HE didn’t meet his Waterloo, but Prince Charles yesterday met a descendant of the military genius whose defeat to the British changed the course of history.
And he used the occasion to honour for the first time all the British troops who fought and died in the Battle of Waterloo with a memorial dedicated to their actions 200 years ago today.
Charles walked in the footsteps of Wellington and Napoleon Bonaparte yesterday to mark the anniversary, and was introduced to Prince Charles Bonaparte, the French politician and great-great-nephew of the man regarded as one of history’s greatest military strategists, who was defeated by an Allied army led by the Duke of Wellington and a Prussian army commanded by Gebhard von Blucher.
Watched by relatives of the Duke and the Prussian leader, Charles, joined by the Duchess of Cornwall, unveiled a monument recognising the sacrifices made by the men and officers.
It was sited in the courtyard of Hougoumont, a Belgian farmhouse where British soldiers fought to keep out Napoleon’s troops and changed the course of European history with their actions.
At one point a Frenchman, a giant called Sous Lieutenant Legros, wielding an axe, burst through the farm’s north gate with 40 French infanteers, but the Coldstream Guards, led by Lieutenant Colonel James MacDonnell, managed to close the door behind them to keep the others out.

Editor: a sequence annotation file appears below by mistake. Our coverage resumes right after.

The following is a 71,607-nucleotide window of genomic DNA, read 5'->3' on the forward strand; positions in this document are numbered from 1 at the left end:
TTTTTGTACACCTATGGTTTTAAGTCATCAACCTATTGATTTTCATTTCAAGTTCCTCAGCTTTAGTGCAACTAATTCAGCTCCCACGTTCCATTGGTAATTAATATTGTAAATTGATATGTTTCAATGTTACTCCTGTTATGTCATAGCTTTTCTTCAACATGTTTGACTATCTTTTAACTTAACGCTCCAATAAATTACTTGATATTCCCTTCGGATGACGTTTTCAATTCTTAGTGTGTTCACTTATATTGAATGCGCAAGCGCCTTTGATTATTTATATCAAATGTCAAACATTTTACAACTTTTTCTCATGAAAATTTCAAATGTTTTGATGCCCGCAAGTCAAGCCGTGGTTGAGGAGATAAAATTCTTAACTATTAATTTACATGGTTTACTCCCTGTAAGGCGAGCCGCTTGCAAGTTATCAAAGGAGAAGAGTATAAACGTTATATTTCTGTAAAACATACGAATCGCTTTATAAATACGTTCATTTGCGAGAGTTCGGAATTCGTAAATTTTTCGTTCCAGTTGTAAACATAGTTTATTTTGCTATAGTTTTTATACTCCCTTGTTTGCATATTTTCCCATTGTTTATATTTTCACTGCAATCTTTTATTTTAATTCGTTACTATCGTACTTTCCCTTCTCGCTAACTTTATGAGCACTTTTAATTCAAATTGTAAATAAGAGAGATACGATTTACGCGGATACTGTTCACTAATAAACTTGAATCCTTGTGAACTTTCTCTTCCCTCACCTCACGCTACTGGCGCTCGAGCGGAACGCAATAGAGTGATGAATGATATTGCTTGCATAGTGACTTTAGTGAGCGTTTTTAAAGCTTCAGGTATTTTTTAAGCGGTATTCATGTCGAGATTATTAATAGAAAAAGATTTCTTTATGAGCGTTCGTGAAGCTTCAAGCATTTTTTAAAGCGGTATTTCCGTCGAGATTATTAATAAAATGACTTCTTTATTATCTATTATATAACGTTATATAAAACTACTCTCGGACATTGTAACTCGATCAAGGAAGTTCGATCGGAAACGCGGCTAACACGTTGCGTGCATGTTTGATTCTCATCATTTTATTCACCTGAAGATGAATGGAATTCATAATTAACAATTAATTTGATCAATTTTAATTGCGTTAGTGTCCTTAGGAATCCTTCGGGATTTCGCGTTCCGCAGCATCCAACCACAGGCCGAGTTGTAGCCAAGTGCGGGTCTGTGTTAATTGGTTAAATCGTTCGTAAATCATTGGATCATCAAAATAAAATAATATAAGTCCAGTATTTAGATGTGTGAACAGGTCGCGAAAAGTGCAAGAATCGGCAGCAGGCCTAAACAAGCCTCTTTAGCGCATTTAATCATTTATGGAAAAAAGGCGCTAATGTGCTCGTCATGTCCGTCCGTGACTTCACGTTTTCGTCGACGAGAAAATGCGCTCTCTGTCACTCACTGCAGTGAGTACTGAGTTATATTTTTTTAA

If the farm had fallen, Napoleon’s troops could have swept behind Wellington’s lines and such was its importance that the Duke later said the outcome of Waterloo “turned on the closing of the gates at Hougoumont”.
Other monuments recognise various regiments that fought at Waterloo but the simple artwork by sculptor Vivienne Mallock, showing two soldiers shutting the gates, is the first for all British troops. The farm has been restored after a multi-million-pound facelift led by the Hougoumont Project which was established to save it after if fell into disrepair.
Camilla has a direct connection with the monument as her great-great-great-grandfather, John Whitehill Parson, served with the 10th Regiment of Light Dragoons and fought at Waterloo.
Charles and the Duchess were earlier joined by the 9th Duke of Wellington, as they surveyed the rolling fields in Belgium where tens of thousands of men fought and died.
First they walked along a dusty dirt track between the fields to the site of La Belle Alliance farm, now gone, where Napoleon set up his headquarters.
In the distance was Lion’s Mound, the towering artificial hill built to mark the site of the famous battle on June 18, 1815.
Nearly 180,000 men fought for more than 10 hours in the battle which featured more than 35,000 horses and some 500 cannons.
Yesterday’s events are being followed today by a national service at St Paul’s Cathedral in London to commemorate the anniversary.
And the Royal Regiment of Artillery, which played a significant role in the landmark battle, will be marking the anniversary.
At 11am, floral wreaths will be laid at the graves of 40 Royal Artillery personnel who fought, followed by a minute’s silence.
It replicates a ceremony held in 1915 to mark the 100th anniversary.